Because volumes do not necessarily reside on mirrored physical devices, it is desirable also, to ensure load balancing over the non-mirrored physical devices. Another technique, described in U.S. application Ser. No. 09/382,752 now U.S. Pat. No. 6,611,896, filed Aug. 25, 1999, and entitled Dynamic Mirror Service Policy With Seek Adjustment in a Non-Physical Mirrored Storage Environment, the contents of which are incorporated herein, by reference, provides for a seek minimization to adjust seek activity when logical volumes, but not necessarily physical devices, are mirrored.
In one aspect of the invention, response time of physical devices in a data storage system is optimized by collecting statistics for each of the physical devices, determining from the statistics the n most active of the physical devices and, for each of the n most active of the physical devices, adjusting a mirror service policy associated with one or more mirrored logical volumes serviced by the physical device to reduce seek time.
Embodiments of the invention may include one or more of the following features.
The physical device statistics include utilizations and adjusting is performed if the utilization of the physical device is greater than a threshold value.
One or more aspects of the invention may include one or more of the following advantages. Activity level sorts are performed on physical devices (and only the n busiest of the physical devices), instead of the logical volumes in a data storage system. Thus, the time-consuming logical volume based sorting and load balancing of the physical devices on a logical volume by logical volume basis (as performed by prior approaches) is eliminated. Consequently, seek (and, therefore, response time) optimization based on dynamic mirror service policy adjustment can be performed on a more frequent a basis and so adjusts more quickly to changes in workload.
Other features and advantages of the invention will be apparent from the following detailed description and from the claims.
The controller 16 interconnects the host computers 12 and the disk devices 18. The controller can be, for example, a controller of the Symmetrix data storage system from EMC Corporation. Although described herein as a component of a data storage system, the controller 16 could also be a separate appliance or server. The controller 16 thus receives memory write commands form the various host computers over buses 20 a, 20 b, . . . , 20 m, respectively, for example, connected and operated in accordance with a SCSI protocol, and delivers the data associated with those commands to the appropriate devices 18 a, 18 b, . . . , 18 k, over respective connecting buses 22 a, 22 b, . . . , 22 k. Buses 22 also operate in accordance with a SCSI protocol. Other protocols, for example, Fibre Channel, could also be used for buses 20, 22. The controller 16 also receives read requests from the host computers 12 over buses 20, and delivers requested data to the host computers 12, either from a cache memory of the controller 16 or, if the data is not available in cache memory, from the disk devices 18.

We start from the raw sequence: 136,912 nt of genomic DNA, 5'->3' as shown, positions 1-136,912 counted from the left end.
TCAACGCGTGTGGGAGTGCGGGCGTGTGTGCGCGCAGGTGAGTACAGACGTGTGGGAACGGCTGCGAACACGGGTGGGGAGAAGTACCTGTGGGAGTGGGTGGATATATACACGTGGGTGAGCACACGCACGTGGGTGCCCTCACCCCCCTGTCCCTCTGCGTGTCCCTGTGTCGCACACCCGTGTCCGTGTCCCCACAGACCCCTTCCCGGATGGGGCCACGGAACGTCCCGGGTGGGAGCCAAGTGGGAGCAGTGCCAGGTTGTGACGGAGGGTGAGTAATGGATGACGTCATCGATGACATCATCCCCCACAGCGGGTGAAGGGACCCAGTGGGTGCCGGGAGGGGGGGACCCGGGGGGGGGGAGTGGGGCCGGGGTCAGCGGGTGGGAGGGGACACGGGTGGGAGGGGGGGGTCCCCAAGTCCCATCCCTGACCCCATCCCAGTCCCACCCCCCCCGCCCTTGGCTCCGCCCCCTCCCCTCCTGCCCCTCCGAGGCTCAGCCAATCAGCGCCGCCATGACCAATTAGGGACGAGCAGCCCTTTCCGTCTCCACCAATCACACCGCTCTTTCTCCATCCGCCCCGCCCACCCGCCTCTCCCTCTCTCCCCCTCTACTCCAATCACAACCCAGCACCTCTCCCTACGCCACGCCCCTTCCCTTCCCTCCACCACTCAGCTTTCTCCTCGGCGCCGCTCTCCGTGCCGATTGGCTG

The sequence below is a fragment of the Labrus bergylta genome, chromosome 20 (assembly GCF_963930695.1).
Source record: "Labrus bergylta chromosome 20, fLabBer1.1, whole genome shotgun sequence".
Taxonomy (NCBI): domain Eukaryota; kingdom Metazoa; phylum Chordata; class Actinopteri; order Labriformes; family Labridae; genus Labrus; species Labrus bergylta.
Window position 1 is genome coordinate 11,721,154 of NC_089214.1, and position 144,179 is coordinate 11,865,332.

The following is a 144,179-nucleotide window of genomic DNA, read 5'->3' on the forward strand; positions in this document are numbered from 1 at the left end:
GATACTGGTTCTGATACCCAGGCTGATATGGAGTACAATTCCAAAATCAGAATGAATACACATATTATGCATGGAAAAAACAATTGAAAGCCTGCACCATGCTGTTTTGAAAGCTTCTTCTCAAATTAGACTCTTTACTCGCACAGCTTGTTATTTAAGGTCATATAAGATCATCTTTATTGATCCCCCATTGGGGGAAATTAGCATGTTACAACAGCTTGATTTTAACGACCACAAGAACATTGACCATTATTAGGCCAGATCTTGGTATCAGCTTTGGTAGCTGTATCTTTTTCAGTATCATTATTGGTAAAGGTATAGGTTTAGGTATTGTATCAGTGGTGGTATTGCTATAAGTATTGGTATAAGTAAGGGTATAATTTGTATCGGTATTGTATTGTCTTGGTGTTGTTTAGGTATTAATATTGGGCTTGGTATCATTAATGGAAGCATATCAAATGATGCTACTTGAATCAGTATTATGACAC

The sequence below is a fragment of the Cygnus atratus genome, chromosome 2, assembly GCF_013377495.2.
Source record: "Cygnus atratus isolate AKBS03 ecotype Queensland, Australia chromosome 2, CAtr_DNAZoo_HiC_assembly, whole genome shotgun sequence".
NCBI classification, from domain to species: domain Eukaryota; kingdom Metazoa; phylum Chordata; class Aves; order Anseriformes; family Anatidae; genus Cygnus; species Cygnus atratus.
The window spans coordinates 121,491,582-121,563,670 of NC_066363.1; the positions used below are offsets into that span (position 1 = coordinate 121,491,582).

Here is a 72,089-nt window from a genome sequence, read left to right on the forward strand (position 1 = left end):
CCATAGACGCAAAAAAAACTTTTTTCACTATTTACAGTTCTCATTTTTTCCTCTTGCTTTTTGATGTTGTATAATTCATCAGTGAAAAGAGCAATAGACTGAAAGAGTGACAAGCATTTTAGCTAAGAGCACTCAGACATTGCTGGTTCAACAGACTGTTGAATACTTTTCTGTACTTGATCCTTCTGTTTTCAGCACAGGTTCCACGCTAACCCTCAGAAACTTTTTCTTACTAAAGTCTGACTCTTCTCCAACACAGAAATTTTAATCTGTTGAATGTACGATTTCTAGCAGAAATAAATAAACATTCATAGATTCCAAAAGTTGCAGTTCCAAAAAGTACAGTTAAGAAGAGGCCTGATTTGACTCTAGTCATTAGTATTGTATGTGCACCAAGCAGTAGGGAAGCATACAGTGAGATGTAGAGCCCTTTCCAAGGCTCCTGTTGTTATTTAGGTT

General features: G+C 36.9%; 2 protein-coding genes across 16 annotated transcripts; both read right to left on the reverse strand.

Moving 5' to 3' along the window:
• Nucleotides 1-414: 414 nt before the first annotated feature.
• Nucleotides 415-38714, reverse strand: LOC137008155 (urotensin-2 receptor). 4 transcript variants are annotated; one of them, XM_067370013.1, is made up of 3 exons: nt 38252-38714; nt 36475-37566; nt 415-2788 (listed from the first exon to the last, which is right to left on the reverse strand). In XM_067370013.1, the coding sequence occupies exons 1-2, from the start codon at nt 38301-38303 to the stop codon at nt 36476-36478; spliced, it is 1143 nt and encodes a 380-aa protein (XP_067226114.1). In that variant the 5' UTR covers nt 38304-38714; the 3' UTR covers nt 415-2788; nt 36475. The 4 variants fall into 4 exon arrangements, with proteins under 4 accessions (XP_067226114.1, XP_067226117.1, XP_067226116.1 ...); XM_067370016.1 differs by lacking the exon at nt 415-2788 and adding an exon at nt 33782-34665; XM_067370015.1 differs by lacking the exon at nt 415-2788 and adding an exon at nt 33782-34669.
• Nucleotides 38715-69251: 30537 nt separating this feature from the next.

In a typical configuration, the controller 16 also connects to a console PC 24 through a connecting bus 26. The console PC 24 is used for maintenance and access to the controller 16 and can be employed to set parameters of the controller 16 as is well known in the art.
Optionally, the controller may be connected to a remote data processing system like the data processing system 10 or a remote data storage system like the data storage system 14 (shown in dashed lines) for data back-up capability by a data link 28. The data link may be implemented as an ESCON fiber-optic link, or may be connected and operated in accordance with Fibre Channel or Gigabit Ethernet protocols. Other types of remote connections can also be used. The data link 28 enables a remote data storage system to store on its own devices a copy of information stored in the devices 18 of the data storage system 14 in a mirrored manner.
In operation, the host computers 12 a, 12 b, . . . , 12 m, send, as required by the applications they are running, commands to the data storage system 14 requesting data stored in the logical volumes or providing data to be written to the logical volumes. Referring to
Also connected to the global memory 36 are back-end (or disk) directors 44, which control the disk devices 18. In the preferred embodiment, the disk directors are installed in the controller 16 in pairs. For simplification, only two disk directors, indicated as disk directors 44 a and 44 b, are shown. However, it will be understood that additional disk directors may be employed by the system.
Each of the disk directors 44 a, 44 b supports four bus ports. The disk director 44 a connects to two primary buses 22 a and 22 b, as well as two secondary buses 22 a′ and 22 b′. The buses are implemented as 16-bit wide SCSI buses. As indicated earlier, other bus protocols besides the SCSI protocol may be used. The two secondary buses 22 a′ and 22 b′ are added for redundancy. Connected to the primary buses 22 a, 22 b, are the plurality of disk devices (e.g., disk drive units) 18 a and 18 b, respectively. The disk director 44 b connects to two primary buses 22 c and 22 d. Connected to the primary buses 22 c, 22 d are the plurality of disk devices or disk drive units 18 c and 18 d. Also connected to the primary buses 22 c and 22 d are the secondary buses 22 a′ and 22 b′. When the primary bus is active, its corresponding secondary bus in inactive, and vice versa. The secondary buses of the disk director 44 b have been omitted from the figure for purposes of clarity.
Like the host directors 30, the disk directors 44 are also connected to the global memory 36 via one of the system buses 32, 34. During a write operation, the disk directors 44 read data stored in the global memory 36 by a host director 30 and write that data to the logical volumes for which they are responsible. During a read operation and in response to a read command, the disk directors 44 read data from a logical volume and write that data to global memory for later delivery by the host director to the requesting host computer 12.